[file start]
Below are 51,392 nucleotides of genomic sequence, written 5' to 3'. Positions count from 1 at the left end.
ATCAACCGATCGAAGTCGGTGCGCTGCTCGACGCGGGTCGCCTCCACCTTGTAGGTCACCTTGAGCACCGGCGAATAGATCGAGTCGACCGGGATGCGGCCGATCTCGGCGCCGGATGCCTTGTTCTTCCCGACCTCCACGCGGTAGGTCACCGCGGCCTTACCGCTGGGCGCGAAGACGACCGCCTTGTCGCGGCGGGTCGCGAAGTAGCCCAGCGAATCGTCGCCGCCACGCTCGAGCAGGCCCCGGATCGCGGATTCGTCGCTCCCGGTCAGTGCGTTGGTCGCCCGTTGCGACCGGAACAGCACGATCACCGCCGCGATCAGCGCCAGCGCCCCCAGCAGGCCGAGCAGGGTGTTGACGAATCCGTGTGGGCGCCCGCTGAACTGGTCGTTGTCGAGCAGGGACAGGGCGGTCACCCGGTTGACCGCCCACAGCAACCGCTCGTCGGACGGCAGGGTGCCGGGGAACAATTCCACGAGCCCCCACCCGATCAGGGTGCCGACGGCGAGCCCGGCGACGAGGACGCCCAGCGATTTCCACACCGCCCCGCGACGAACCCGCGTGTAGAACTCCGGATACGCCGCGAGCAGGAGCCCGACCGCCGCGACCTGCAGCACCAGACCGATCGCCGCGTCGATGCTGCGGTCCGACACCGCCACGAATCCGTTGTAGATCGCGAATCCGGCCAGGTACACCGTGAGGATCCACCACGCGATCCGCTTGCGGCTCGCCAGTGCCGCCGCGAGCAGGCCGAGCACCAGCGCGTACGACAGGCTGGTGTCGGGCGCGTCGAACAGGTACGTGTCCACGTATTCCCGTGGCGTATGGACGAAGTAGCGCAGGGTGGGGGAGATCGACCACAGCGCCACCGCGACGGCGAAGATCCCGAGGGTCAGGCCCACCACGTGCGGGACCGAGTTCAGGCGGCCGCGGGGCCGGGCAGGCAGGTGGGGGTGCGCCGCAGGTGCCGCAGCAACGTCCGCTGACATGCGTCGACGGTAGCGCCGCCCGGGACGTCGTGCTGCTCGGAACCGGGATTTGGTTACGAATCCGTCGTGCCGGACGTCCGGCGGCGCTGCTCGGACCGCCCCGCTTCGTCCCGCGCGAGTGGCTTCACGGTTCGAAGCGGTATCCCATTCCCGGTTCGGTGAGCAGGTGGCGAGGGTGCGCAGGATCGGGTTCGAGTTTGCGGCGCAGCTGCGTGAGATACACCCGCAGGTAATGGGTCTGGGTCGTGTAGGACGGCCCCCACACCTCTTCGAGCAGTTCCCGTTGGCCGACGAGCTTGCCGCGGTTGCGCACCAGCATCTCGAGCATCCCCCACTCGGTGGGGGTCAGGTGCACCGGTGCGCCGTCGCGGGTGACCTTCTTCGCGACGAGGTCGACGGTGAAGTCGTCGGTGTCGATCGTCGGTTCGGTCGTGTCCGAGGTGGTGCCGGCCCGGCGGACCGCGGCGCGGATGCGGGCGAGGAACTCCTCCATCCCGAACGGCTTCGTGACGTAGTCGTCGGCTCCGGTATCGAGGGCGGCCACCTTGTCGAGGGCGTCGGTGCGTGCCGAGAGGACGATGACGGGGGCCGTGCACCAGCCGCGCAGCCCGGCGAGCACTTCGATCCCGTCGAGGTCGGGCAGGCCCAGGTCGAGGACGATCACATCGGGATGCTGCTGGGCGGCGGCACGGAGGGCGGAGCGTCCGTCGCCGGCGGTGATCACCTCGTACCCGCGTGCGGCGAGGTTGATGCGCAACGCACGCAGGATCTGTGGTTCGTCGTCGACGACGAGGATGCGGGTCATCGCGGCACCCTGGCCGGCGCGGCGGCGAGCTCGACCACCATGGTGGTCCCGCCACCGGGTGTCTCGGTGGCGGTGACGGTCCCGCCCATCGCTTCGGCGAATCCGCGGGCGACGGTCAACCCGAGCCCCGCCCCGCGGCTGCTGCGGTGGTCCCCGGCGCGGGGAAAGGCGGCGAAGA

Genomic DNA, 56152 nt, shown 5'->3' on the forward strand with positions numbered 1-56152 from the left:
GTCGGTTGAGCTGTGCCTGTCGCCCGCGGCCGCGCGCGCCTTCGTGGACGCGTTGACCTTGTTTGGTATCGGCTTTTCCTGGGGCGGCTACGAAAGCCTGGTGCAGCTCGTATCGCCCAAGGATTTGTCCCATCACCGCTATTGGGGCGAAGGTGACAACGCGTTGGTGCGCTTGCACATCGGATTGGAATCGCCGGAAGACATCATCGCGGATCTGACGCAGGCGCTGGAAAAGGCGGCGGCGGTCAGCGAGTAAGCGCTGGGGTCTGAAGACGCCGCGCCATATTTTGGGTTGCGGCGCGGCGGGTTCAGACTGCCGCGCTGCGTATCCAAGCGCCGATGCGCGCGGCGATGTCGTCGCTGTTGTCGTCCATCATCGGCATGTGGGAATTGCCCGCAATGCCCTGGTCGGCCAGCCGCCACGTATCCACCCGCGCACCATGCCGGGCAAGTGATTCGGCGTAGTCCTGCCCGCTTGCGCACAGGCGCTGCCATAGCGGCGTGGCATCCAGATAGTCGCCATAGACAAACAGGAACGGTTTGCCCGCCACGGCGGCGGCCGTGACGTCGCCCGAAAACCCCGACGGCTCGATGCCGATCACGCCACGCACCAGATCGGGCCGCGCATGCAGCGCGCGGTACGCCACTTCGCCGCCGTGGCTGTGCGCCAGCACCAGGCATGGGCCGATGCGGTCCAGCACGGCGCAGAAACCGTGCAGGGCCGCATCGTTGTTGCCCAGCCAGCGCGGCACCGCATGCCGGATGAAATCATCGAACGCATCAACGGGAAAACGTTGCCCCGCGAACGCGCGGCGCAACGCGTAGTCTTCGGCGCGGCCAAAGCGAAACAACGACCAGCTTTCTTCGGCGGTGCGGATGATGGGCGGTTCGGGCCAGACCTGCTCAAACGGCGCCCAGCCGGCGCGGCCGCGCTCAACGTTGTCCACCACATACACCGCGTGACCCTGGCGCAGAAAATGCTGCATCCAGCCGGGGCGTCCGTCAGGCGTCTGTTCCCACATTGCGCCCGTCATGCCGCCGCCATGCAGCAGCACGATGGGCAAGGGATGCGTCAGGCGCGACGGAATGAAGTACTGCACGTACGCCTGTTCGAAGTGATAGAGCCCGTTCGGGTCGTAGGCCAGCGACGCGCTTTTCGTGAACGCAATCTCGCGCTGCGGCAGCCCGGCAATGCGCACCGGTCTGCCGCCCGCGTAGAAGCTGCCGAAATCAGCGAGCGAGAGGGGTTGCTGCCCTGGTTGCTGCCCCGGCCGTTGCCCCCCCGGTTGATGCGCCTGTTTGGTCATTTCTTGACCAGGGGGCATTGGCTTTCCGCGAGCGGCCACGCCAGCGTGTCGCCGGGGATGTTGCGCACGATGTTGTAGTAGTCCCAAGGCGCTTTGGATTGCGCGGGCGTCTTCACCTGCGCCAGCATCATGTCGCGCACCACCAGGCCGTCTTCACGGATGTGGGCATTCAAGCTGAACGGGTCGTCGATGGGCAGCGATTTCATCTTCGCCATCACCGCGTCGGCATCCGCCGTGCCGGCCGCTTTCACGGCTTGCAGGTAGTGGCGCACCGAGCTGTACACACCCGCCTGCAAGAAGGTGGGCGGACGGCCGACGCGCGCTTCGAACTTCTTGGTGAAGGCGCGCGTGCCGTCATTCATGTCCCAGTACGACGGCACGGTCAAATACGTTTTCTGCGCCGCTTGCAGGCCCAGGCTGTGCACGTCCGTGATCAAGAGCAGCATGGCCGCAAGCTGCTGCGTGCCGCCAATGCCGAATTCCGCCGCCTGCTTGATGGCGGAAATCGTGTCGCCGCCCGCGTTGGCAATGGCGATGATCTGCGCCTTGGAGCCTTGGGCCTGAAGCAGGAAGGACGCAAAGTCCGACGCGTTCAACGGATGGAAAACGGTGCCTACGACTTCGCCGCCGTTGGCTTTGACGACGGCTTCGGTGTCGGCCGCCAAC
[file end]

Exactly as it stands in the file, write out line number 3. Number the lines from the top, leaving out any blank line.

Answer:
Genomic DNA, 56152 nt, shown 5'->3' on the forward strand with positions numbered 1-56152 from the left: